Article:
Retention in care for persons living with HIV/AIDS (PLWHA) is associated with higher rates of antiretroviral prescribing, higher rates of viral suppression (VS), fewer AIDS-defining illnesses, fewer hospitalizations, and lower mortality.1–4 Despite the evidence that retention is associated with positive HIV disease-specific outcomes, retention is the step of the HIV care continuum where the largest drop-off occurs.5,6 Even among patients who meet standard definitions of retention in care at a single time point, maintaining that retention over time remains a challenge.7–9 In addition, progression along the HIV care continuum can be neither linear nor stable and patients may cycle in and out of care, a phenomenon referred to as “churn”.10–12
Poor retention not only poses disease progression risks to the individual patient but also is a public health risk of HIV transmission, as it is estimated that greater than 60% of new HIV transmissions stem from out-of-care populations.13 Furthermore, the community viral load (CVL) is disproportionately influenced by the churning population. For example, a study in Alberta, Canada, found that, upon returning to care, those in churn accounted for 16.6% of the CVL but only 4.9% of the total study population, whereas 78.7% of the population was continuously retained and only accounted for 29.5% of the CVL.12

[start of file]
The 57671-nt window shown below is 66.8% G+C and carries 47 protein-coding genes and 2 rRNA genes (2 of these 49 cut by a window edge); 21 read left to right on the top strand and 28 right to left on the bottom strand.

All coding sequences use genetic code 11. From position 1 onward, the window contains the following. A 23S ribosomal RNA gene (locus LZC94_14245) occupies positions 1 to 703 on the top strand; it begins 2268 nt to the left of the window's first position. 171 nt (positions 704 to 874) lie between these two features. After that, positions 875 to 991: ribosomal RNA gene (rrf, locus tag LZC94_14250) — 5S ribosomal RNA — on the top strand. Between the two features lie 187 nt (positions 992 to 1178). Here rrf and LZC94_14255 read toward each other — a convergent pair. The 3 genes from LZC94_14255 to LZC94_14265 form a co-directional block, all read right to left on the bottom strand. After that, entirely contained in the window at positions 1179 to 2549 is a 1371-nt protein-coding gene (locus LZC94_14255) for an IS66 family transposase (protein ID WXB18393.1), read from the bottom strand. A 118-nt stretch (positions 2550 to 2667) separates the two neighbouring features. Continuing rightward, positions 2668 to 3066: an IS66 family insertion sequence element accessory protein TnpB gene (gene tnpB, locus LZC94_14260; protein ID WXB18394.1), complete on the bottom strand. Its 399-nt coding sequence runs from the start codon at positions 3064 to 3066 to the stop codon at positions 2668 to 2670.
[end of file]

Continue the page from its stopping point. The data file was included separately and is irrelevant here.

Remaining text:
Data from large HIV cohorts and national estimates consistently identify risk factors for poor retention such as younger age, African American race, female gender, and substance abuse.10,14 For clinics that serve a disproportionate number of youth, African Americans, women, and substance users, these predictors of poor retention do little to guide resource utilization. To better understand potential predictors of poor retention, we conducted a retrospective case–control study with patients, in Atlanta, who were poorly retained and re-entering care and those who were continuously retained for 6 years. This study was conducted at one of the largest HIV clinics, in the southeastern United States, serving socioeconomically vulnerable and predominantly minority patients.